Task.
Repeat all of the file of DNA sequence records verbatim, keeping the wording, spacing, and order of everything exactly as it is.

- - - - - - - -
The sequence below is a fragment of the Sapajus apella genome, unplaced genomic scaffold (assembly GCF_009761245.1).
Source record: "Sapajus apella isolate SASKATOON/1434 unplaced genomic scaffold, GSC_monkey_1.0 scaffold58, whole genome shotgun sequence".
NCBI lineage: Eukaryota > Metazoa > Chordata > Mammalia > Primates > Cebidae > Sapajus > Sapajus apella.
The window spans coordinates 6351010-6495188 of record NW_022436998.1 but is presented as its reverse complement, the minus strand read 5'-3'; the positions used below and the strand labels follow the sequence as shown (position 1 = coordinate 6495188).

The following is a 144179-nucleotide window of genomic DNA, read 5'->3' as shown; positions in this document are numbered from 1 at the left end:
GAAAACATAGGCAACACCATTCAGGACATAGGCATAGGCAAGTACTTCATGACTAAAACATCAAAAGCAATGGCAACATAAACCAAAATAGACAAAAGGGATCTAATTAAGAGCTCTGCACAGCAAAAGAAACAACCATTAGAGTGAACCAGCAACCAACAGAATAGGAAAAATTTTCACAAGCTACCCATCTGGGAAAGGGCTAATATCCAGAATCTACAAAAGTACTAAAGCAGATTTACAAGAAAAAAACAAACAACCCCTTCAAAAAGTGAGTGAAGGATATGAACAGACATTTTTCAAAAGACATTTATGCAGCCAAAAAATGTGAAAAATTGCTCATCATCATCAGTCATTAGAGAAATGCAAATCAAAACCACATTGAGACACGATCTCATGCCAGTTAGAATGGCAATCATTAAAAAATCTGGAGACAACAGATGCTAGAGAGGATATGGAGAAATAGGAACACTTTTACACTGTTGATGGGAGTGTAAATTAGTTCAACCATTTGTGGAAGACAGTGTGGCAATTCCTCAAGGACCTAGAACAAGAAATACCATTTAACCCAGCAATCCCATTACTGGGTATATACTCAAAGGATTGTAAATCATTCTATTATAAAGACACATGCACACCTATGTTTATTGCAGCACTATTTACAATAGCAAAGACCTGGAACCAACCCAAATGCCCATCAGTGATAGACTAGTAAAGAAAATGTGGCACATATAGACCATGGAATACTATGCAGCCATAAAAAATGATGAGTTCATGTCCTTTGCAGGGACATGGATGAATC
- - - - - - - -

The sequence below is a fragment of the Sapajus apella genome, unplaced genomic scaffold (assembly GCF_009761245.1).
Source record: "Sapajus apella isolate SASKATOON/1434 unplaced genomic scaffold, GSC_monkey_1.0 scaffold58, whole genome shotgun sequence".
NCBI lineage: Eukaryota > Metazoa > Chordata > Mammalia > Primates > Cebidae > Sapajus > Sapajus apella.
The window spans coordinates 6351010-6495188 of record NW_022436998.1 but is presented as its reverse complement, the minus strand read 5'-3'; the positions used below and the strand labels follow the sequence as shown (position 1 = coordinate 6495188).

The following is a 144179-nucleotide window of genomic DNA, read 5'->3' as shown; positions in this document are numbered from 1 at the left end:
GAAAACATAGGCAACACCATTCAGGACATAGGCATAGGCAAGTACTTCATGACTAAAACATCAAAAGCAATGGCAACATAAACCAAAATAGACAAAAGGGATCTAATTAAGAGCTCTGCACAGCAAAAGAAACAACCATTAGAGTGAACCAGCAACCAACAGAATAGGAAAAATTTTCACAAGCTACCCATCTGGGAAAGGGCTAATATCCAGAATCTACAAAAGTACTAAAGCAGATTTACAAGAAAAAAACAAACAACCCCTTCAAAAAGTGAGTGAAGGATATGAACAGACATTTTTCAAAAGACATTTATGCAGCCAAAAAATGTGAAAAATTGCTCATCATCATCAGTCATTAGAGAAATGCAAATCAAAACCACATTGAGACACGATCTCATGCCAGTTAGAATGGCAATCATTAAAAAATCTGGAGACAACAGATGCTAGAGAGGATATGGAGAAATAGGAACACTTTTACACTGTTGATGGGAGTGTAAATTAGTTCAACCATTTGTGGAAGACAGTGTGGCAATTCCTCAAGGACCTAGAACAAGAAATACCATTTAACCCAGCAATCCCATTACTGGGTATATACTCAAAGGATTGTAAATCATTCTATTATAAAGACACATGCACACCTATGTTTATTGCAGCACTATTTACAATAGCAAAGACCTGGAACCAACCCAAATGCCCATCAGTGATAGACTAGTAAAGAAAATGTGGCACATATAGACCATGGAATACTATGCAGCCATAAAAAATGATGAGTTCATGTCCTTTGCAGGGACATGGATGAATC